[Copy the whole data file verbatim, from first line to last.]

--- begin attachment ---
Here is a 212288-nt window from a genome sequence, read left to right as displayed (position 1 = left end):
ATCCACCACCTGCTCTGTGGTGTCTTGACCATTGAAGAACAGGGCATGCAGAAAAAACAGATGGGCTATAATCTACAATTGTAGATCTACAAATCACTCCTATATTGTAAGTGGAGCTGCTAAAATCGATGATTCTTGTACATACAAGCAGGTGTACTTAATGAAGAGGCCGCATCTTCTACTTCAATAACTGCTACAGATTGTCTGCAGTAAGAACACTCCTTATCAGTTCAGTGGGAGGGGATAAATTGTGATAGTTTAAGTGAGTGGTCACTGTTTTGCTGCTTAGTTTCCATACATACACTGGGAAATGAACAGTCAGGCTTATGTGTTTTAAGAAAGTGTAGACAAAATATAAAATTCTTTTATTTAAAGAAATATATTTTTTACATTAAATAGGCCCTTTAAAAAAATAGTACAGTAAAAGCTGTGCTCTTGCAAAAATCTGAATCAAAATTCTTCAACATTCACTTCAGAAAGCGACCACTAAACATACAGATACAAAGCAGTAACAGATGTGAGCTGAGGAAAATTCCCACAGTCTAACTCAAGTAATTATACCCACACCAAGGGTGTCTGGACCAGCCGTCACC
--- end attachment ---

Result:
Here is a 212288-nt window from a genome sequence, read left to right as displayed (position 1 = left end):
ATCCACCACCTGCTCTGTGGTGTCTTGACCATTGAAGAACAGGGCATGCAGAAAAAACAGATGGGCTATAATCTACAATTGTAGATCTACAAATCACTCCTATATTGTAAGTGGAGCTGCTAAAATCGATGATTCTTGTACATACAAGCAGGTGTACTTAATGAAGAGGCCGCATCTTCTACTTCAATAACTGCTACAGATTGTCTGCAGTAAGAACACTCCTTATCAGTTCAGTGGGAGGGGATAAATTGTGATAGTTTAAGTGAGTGGTCACTGTTTTGCTGCTTAGTTTCCATACATACACTGGGAAATGAACAGTCAGGCTTATGTGTTTTAAGAAAGTGTAGACAAAATATAAAATTCTTTTATTTAAAGAAATATATTTTTTACATTAAATAGGCCCTTTAAAAAAATAGTACAGTAAAAGCTGTGCTCTTGCAAAAATCTGAATCAAAATTCTTCAACATTCACTTCAGAAAGCGACCACTAAACATACAGATACAAAGCAGTAACAGATGTGAGCTGAGGAAAATTCCCACAGTCTAACTCAAGTAATTATACCCACACCAAGGGTGTCTGGACCAGCCGTCACC